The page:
Don Hennessy, director of the National Domestic Violence Intervention Agency, says it would cost nothing to dramatically reform the sector but to do so would require a fundamental shift in how domestic violence is treated.
He said judges are currently making decisions on scant information read to the court without any independent third-party opinion.
This plays into the hands of perpetrators who Mr Hennessy feels are exploiting the information deficit in a system biased against the victim.
“There is a real dearth of information available in the whole area of intimate partner violence which makes it easy for people to say they are doing something when in fact they are doing nothing at all.
“In court it is up to the victim to gather, collect and present all the evidence on abuse and very often when they get into court they are not skilled in how to articulate it.
“All of the perpetrators I have come across are very devious people and they are very good at getting people to think the same way as them and they go into court and present themselves in whatever way it takes.”
When it was launched in 2003 the NDVIA was promised €3 million to run a three-year pilot perpetrator programme in the Bray/Dun Laoghaire area.
It gathers information from every occasion when a particular case of domestic violence catches the attention of a public service.
Ideally the programme would pool reports from the Health Service Executive, the Gardaí, education services, refuges and the Probation Service.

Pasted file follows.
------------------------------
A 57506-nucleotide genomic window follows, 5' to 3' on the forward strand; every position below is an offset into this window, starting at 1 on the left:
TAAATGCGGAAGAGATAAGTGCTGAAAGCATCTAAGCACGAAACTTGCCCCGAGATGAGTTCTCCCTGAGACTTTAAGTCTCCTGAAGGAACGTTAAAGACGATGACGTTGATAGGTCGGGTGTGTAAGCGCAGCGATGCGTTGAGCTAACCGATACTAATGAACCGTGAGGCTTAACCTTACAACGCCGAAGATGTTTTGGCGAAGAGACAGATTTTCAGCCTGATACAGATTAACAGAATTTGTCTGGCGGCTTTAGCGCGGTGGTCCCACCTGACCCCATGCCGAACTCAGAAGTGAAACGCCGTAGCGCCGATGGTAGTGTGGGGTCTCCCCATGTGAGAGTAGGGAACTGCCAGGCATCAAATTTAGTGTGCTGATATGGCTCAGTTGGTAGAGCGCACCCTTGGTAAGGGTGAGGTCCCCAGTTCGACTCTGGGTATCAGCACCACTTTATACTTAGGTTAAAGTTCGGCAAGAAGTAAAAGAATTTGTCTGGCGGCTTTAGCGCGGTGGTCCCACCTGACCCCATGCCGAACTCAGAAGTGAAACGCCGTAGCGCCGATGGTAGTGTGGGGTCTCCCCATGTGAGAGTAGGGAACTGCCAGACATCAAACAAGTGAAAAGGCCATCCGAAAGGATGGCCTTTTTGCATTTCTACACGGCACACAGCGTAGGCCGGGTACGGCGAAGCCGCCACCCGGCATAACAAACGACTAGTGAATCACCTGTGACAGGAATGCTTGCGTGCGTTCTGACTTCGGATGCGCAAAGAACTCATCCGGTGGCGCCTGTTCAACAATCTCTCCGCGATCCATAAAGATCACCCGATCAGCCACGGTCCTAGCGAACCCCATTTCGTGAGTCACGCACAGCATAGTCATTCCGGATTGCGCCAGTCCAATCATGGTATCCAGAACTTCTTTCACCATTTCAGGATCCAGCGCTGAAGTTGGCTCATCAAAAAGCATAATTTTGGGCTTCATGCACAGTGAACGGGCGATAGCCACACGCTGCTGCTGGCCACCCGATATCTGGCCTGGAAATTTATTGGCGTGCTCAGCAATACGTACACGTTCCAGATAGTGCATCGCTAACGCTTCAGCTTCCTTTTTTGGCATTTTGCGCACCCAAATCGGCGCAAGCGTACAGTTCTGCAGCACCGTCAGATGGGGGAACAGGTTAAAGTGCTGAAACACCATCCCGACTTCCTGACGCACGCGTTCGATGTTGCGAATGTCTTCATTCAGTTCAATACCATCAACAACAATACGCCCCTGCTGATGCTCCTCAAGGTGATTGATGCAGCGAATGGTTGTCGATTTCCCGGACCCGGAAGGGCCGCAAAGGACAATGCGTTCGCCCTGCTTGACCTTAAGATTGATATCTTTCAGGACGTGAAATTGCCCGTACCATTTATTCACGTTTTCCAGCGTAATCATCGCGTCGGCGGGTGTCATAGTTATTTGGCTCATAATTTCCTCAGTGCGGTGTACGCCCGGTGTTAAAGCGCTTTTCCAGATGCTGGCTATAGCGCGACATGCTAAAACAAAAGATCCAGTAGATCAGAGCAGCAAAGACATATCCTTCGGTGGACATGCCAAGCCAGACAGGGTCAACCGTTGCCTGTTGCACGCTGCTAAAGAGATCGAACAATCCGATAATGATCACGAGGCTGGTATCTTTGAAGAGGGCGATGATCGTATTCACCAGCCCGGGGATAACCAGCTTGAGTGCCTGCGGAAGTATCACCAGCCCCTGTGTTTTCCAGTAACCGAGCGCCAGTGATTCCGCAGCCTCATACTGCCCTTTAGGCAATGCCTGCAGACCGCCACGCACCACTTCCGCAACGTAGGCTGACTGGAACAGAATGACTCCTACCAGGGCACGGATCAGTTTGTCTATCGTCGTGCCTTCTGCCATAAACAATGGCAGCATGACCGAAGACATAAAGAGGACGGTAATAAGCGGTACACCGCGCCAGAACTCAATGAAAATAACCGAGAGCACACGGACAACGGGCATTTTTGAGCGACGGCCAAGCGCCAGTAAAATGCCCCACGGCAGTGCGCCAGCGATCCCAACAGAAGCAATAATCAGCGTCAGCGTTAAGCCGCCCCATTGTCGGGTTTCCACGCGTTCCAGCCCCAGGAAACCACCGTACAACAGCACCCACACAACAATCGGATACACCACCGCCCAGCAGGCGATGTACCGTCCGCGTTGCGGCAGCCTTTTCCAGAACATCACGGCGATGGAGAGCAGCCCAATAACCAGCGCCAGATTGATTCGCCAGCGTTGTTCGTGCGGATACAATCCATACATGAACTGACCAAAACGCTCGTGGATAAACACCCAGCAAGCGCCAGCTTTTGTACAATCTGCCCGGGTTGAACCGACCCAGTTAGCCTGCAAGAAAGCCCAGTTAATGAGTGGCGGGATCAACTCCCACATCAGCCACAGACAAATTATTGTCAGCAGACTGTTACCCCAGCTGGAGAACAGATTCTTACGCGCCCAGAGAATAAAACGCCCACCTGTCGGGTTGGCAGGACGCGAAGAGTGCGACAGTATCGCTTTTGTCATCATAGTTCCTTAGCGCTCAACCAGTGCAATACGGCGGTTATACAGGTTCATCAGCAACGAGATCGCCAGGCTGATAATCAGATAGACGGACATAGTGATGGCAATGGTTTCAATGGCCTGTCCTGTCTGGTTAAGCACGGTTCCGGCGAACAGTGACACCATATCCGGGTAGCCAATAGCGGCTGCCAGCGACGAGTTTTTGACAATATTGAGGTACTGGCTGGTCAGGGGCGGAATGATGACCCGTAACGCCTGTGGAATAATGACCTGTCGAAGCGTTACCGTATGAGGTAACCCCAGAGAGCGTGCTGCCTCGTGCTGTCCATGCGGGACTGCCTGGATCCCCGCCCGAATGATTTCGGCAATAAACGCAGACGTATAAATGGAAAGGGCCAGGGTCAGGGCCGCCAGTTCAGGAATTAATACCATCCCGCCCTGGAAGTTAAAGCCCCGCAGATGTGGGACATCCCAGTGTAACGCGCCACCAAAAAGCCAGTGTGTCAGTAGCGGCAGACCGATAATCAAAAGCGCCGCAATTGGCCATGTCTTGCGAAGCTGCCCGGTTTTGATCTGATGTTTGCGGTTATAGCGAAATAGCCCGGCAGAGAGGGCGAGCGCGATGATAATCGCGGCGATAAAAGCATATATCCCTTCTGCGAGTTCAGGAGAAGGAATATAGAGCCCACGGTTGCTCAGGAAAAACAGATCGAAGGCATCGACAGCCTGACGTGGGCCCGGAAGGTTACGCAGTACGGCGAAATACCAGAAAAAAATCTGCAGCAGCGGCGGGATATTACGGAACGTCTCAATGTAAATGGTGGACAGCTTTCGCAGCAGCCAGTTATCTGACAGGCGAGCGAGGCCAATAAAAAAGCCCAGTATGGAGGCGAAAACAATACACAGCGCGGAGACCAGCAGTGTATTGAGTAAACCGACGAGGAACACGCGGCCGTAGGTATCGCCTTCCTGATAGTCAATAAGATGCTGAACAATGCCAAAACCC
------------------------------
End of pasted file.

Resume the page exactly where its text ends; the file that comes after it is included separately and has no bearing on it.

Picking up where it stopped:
So far it has only received €450,000, with a top up grant of €90,000 this year, with limited resources and slow cooperation hampering its work.
It was given a positive independent review from Farrell Grant and Sparks but Mr Hennessy’s gut-feeling is funding will not be provided next year nor will it be rolled out to other district court jurisdictions.
He says: “The system just cannot work and it is frustrating to the well-meaning people in the system.
“It is a human thing that we attempt to solve relationship issues as if they were just relationship issues but there is a lot more than that and you have to start looking at the criminal issues and include all of the criminality involved in cases of intimate partner violence.”
Until that happens he says all of the agencies and public servants who are not fulfilling their duty to victims of domestic violence will continue to dodge the issue.
“It would cost nothing extra. If everybody who has a role to play in the recording of information on intimate partner violence did their job and gathered all of the information that would be it.
“But, yes, that is an institutional thing and it probably goes further than that,” he said.
Accepted practice in other countries is for the probation service to gather data and present a report to judges. This tracks cases of domestic violence and allows for informed decision on barring orders.
He says in Ireland the service is best placed to carry out this service but the decision taken in the 1990s to remove the Probation Service from the civil courts would have to be reversed.